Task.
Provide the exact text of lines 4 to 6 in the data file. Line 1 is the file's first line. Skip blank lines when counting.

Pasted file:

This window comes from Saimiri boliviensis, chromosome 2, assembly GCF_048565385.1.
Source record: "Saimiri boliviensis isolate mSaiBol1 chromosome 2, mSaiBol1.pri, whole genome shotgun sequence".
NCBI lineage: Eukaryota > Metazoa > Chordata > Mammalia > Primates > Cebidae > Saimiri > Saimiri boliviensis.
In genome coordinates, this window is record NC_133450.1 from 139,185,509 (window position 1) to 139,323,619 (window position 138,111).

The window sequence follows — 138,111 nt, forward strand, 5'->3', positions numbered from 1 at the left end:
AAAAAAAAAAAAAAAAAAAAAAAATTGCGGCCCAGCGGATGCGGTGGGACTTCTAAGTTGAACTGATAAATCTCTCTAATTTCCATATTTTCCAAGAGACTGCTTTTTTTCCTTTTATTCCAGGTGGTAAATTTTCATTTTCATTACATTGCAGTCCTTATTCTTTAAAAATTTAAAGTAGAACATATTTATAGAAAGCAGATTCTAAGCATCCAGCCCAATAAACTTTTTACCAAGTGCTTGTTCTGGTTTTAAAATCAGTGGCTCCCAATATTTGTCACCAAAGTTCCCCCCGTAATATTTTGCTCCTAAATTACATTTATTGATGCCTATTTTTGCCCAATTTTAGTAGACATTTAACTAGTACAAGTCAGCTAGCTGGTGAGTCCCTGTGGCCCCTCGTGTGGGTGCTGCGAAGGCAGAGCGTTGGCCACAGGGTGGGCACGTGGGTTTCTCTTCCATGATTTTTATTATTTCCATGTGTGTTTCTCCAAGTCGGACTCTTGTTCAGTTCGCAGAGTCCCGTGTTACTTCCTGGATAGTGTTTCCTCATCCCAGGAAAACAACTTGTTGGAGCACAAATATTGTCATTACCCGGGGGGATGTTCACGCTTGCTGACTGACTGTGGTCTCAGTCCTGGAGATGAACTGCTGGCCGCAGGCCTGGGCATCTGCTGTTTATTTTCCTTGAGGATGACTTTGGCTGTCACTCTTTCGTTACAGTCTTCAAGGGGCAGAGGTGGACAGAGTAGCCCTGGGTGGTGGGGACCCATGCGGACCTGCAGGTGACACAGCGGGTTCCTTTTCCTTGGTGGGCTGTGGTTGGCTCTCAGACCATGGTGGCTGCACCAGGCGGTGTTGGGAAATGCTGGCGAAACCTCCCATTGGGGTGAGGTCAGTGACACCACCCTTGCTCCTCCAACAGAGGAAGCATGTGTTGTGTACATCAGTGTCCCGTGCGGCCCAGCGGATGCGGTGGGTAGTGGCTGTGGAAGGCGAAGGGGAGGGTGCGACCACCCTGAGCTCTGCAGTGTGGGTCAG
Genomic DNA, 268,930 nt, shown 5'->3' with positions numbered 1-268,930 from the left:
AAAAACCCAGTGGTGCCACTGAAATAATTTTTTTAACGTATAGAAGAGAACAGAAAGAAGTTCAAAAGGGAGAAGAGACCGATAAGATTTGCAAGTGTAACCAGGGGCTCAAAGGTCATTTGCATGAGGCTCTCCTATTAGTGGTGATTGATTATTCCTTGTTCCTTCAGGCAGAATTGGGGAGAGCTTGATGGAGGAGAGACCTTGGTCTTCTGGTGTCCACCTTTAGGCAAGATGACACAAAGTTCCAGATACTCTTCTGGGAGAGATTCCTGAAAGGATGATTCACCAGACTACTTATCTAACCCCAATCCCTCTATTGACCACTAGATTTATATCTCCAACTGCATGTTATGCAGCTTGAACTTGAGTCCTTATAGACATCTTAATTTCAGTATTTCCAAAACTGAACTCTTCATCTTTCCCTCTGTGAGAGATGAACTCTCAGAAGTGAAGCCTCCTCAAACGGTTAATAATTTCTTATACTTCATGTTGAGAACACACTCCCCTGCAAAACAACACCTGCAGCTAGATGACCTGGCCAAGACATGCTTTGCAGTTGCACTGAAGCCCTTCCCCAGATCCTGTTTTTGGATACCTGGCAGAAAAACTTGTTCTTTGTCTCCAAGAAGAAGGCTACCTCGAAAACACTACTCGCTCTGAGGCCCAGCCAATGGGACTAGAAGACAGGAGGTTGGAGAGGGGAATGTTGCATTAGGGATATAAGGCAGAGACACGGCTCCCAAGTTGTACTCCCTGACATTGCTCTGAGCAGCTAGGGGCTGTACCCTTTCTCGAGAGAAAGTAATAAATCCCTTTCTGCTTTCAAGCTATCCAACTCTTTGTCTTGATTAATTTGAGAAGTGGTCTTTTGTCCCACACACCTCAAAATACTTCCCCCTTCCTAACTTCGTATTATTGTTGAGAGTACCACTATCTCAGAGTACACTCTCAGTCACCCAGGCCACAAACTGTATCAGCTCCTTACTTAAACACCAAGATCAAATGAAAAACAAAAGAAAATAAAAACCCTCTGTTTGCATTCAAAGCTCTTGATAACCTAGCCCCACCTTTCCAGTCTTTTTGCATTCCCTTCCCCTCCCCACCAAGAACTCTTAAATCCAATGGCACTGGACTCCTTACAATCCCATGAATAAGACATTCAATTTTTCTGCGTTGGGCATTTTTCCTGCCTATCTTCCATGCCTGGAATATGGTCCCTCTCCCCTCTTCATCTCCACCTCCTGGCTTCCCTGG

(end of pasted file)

In genome coordinates, this window is record NC_133450.1 from 139,185,509 (window position 1) to 139,323,619 (window position 138,111).

The window sequence follows — 138,111 nt, forward strand, 5'->3', positions numbered from 1 at the left end:
AAAAAAAAAAAAAAAAAAAAAAAATTGCGGCCCAGCGGATGCGGTGGGACTTCTAAGTTGAACTGATAAATCTCTCTAATTTCCATATTTTCCAAGAGACTGCTTTTTTTCCTTTTATTCCAGGTGGTAAATTTTCATTTTCATTACATTGCAGTCCTTATTCTTTAAAAATTTAAAGTAGAACATATTTATAGAAAGCAGATTCTAAGCATCCAGCCCAATAAACTTTTTACCAAGTGCTTGTTCTGGTTTTAAAATCAGTGGCTCCCAATATTTGTCACCAAAGTTCCCCCCGTAATATTTTGCTCCTAAATTACATTTATTGATGCCTATTTTTGCCCAATTTTAGTAGACATTTAACTAGTACAAGTCAGCTAGCTGGTGAGTCCCTGTGGCCCCTCGTGTGGGTGCTGCGAAGGCAGAGCGTTGGCCACAGGGTGGGCACGTGGGTTTCTCTTCCATGATTTTTATTATTTCCATGTGTGTTTCTCCAAGTCGGACTCTTGTTCAGTTCGCAGAGTCCCGTGTTACTTCCTGGATAGTGTTTCCTCATCCCAGGAAAACAACTTGTTGGAGCACAAATATTGTCATTACCCGGGGGGATGTTCACGCTTGCTGACTGACTGTGGTCTCAGTCCTGGAGATGAACTGCTGGCCGCAGGCCTGGGCATCTGCTGTTTATTTTCCTTGAGGATGACTTTGGCTGTCACTCTTTCGTTACAGTCTTCAAGGGGCAGAGGTGGACAGAGTAGCCCTGGGTGGTGGGGACCCATGCGGACCTGCAGGTGACACAGCGGGTTCCTTTTCCTTGGTGGGCTGTGGTTGGCTCTCAGACCATGGTGGCTGCACCAGGCGGTGTTGGGAAATGCTGGCGAAACCTCCCATTGGGGTGAGGTCAGTGACACCACCCTTGCTCCTCCAACAGAGGAAGCATGTGTTGTGTACATCAGTGTCCCGTGCGGCCCAGCGGATGCGGTGGGTAGTGGCTGTGGAAGGCGAAGGGGAGGGTGCGACCACCCTGAGCTCTGCAGTGTGGGTCAG